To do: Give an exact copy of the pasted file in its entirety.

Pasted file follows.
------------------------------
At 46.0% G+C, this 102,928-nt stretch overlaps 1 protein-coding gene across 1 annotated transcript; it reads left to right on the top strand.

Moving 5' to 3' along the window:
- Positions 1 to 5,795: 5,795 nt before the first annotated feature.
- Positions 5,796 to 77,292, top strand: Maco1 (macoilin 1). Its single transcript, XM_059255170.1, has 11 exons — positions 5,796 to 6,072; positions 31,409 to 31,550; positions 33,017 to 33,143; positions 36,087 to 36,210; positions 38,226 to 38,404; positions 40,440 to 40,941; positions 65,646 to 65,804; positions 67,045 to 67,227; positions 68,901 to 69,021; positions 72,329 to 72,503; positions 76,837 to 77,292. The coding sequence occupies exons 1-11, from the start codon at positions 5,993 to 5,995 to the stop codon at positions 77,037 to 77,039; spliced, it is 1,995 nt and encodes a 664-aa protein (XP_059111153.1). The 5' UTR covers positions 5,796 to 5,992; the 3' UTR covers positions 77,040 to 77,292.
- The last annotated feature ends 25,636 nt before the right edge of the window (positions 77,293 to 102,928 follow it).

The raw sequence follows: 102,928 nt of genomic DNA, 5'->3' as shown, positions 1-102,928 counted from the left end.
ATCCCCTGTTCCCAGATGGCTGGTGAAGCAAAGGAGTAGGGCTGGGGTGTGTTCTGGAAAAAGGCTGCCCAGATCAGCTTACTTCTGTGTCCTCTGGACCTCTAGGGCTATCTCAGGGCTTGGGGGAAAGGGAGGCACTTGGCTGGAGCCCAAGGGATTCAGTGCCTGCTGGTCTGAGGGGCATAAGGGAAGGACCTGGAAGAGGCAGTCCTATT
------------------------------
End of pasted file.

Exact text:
At 46.0% G+C, this 102,928-nt stretch overlaps 1 protein-coding gene across 1 annotated transcript; it reads left to right on the top strand.

Moving 5' to 3' along the window:
- Positions 1 to 5,795: 5,795 nt before the first annotated feature.
- Positions 5,796 to 77,292, top strand: Maco1 (macoilin 1). Its single transcript, XM_059255170.1, has 11 exons — positions 5,796 to 6,072; positions 31,409 to 31,550; positions 33,017 to 33,143; positions 36,087 to 36,210; positions 38,226 to 38,404; positions 40,440 to 40,941; positions 65,646 to 65,804; positions 67,045 to 67,227; positions 68,901 to 69,021; positions 72,329 to 72,503; positions 76,837 to 77,292. The coding sequence occupies exons 1-11, from the start codon at positions 5,993 to 5,995 to the stop codon at positions 77,037 to 77,039; spliced, it is 1,995 nt and encodes a 664-aa protein (XP_059111153.1). The 5' UTR covers positions 5,796 to 5,992; the 3' UTR covers positions 77,040 to 77,292.
- The last annotated feature ends 25,636 nt before the right edge of the window (positions 77,293 to 102,928 follow it).

The raw sequence follows: 102,928 nt of genomic DNA, 5'->3' as shown, positions 1-102,928 counted from the left end.
ATCCCCTGTTCCCAGATGGCTGGTGAAGCAAAGGAGTAGGGCTGGGGTGTGTTCTGGAAAAAGGCTGCCCAGATCAGCTTACTTCTGTGTCCTCTGGACCTCTAGGGCTATCTCAGGGCTTGGGGGAAAGGGAGGCACTTGGCTGGAGCCCAAGGGATTCAGTGCCTGCTGGTCTGAGGGGCATAAGGGAAGGACCTGGAAGAGGCAGTCCTATT